For one thing, when a child comes home from school, parents can create an environment in which their child will want to converse. Doing so takes discipline; it means changing habits and turning away from the seductions of the moment--such as reading The New York Times, or analyzing stocks online, or finishing the vacuuming--and, instead, really conversing with our children. I've found that it's good to begin by talking about what happened during your day, relating an experience that really interested you or was surprising, bewildering, mysterious, provocative, funny, or wild. If you tell your tale and then simply wait quietly, chances are good that your children will tell you about their day.
It's a better strategy than just asking, "So how was your day?"
Yes, because children read between the lines. To them, questions like "How was your day?" "Who did you sit with at lunch?" "How did the math test go?" "How much homework do you have tonight?" are viewed as information-gathering tools used to monitor how efficiently they used their time to meet their parents' expectations. That's why the question "How was your day?" generally meets with a dismissive response like "okay," "not bad," or some other conversation stopper.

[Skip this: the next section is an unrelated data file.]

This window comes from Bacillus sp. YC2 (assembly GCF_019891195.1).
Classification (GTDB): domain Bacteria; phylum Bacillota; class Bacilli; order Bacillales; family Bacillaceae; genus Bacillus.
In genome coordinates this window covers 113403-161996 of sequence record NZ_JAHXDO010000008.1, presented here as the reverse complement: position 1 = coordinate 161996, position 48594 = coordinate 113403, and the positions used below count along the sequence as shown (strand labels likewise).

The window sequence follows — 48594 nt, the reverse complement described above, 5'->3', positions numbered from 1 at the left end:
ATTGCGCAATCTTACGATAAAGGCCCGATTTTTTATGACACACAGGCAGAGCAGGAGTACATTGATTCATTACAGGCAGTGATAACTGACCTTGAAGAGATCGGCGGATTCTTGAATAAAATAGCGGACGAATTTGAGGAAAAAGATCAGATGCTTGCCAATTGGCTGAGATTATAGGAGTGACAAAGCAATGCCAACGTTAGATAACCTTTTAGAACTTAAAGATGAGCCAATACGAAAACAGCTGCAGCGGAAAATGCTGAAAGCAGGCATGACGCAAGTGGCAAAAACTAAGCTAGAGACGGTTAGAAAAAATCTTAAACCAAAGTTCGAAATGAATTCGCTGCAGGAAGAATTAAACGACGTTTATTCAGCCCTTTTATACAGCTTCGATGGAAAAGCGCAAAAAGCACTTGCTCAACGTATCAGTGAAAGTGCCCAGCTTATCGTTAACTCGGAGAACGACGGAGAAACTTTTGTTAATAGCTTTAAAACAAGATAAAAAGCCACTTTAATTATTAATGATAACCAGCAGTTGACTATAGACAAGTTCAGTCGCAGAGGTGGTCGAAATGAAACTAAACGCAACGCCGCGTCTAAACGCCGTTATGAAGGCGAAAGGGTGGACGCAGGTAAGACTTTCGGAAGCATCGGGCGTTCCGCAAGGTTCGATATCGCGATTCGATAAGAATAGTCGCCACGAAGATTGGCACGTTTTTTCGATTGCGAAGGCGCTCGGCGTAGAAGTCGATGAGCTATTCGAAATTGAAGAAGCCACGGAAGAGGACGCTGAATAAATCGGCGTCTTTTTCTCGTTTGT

It's also important for moms and dads to keep in mind that there's not much time left when their children will prefer their company to anyone else's. If you've got a spare moment, sit down beside your child. She may ask, "Mom, why are you sitting here?" You might reply: "I just missed being near you." Or, instead of one final run through the spelling list, you might say: "No more homework tonight," and offer her a back rub before bed. And, as a general principle, recognize a distinctive trait, interest, or ability of each of your children by telling her or him how much you cherish it.
What lessons can Judaism teach us about being present for our children?
Being present in the moment is perhaps more difficult for us today than at any other time in history. Ironically, we use a myriad of so-called "time-saving" technological gadgets such as laptops and cell phones, but they do nothing to help us sanctify time because they, themselves, demand so much of our attention. Moreover, as Jews we have a tendency to ruminate about our collective past and fret about the future, which adds to our difficulty in living in the moment. We therefore have to make a conscious effort to focus on the present.